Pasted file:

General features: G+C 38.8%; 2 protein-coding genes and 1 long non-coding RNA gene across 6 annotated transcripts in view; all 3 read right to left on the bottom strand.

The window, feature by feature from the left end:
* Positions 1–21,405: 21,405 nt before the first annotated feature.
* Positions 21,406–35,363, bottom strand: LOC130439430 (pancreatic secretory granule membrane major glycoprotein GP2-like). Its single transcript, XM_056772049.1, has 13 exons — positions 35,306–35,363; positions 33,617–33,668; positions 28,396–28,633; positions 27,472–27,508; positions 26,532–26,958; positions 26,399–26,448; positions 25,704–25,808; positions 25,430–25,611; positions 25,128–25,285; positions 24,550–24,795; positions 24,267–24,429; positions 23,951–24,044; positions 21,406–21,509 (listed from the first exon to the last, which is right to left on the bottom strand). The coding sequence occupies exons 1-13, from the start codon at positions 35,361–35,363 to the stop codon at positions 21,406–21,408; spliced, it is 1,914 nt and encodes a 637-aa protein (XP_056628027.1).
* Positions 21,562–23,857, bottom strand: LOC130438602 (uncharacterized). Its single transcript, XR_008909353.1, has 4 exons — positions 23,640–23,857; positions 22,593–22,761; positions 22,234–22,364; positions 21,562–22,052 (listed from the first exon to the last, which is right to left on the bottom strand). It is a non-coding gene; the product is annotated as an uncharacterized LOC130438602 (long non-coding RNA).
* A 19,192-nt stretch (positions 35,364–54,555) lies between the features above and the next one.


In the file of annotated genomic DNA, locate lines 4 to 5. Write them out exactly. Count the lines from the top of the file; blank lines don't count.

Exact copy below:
* Positions 21,406–35,363, bottom strand: LOC130439430 (pancreatic secretory granule membrane major glycoprotein GP2-like). Its single transcript, XM_056772049.1, has 13 exons — positions 35,306–35,363; positions 33,617–33,668; positions 28,396–28,633; positions 27,472–27,508; positions 26,532–26,958; positions 26,399–26,448; positions 25,704–25,808; positions 25,430–25,611; positions 25,128–25,285; positions 24,550–24,795; positions 24,267–24,429; positions 23,951–24,044; positions 21,406–21,509 (listed from the first exon to the last, which is right to left on the bottom strand). The coding sequence occupies exons 1-13, from the start codon at positions 35,361–35,363 to the stop codon at positions 21,406–21,408; spliced, it is 1,914 nt and encodes a 637-aa protein (XP_056628027.1).
* Positions 21,562–23,857, bottom strand: LOC130438602 (uncharacterized). Its single transcript, XR_008909353.1, has 4 exons — positions 23,640–23,857; positions 22,593–22,761; positions 22,234–22,364; positions 21,562–22,052 (listed from the first exon to the last, which is right to left on the bottom strand). It is a non-coding gene; the product is annotated as an uncharacterized LOC130438602 (long non-coding RNA).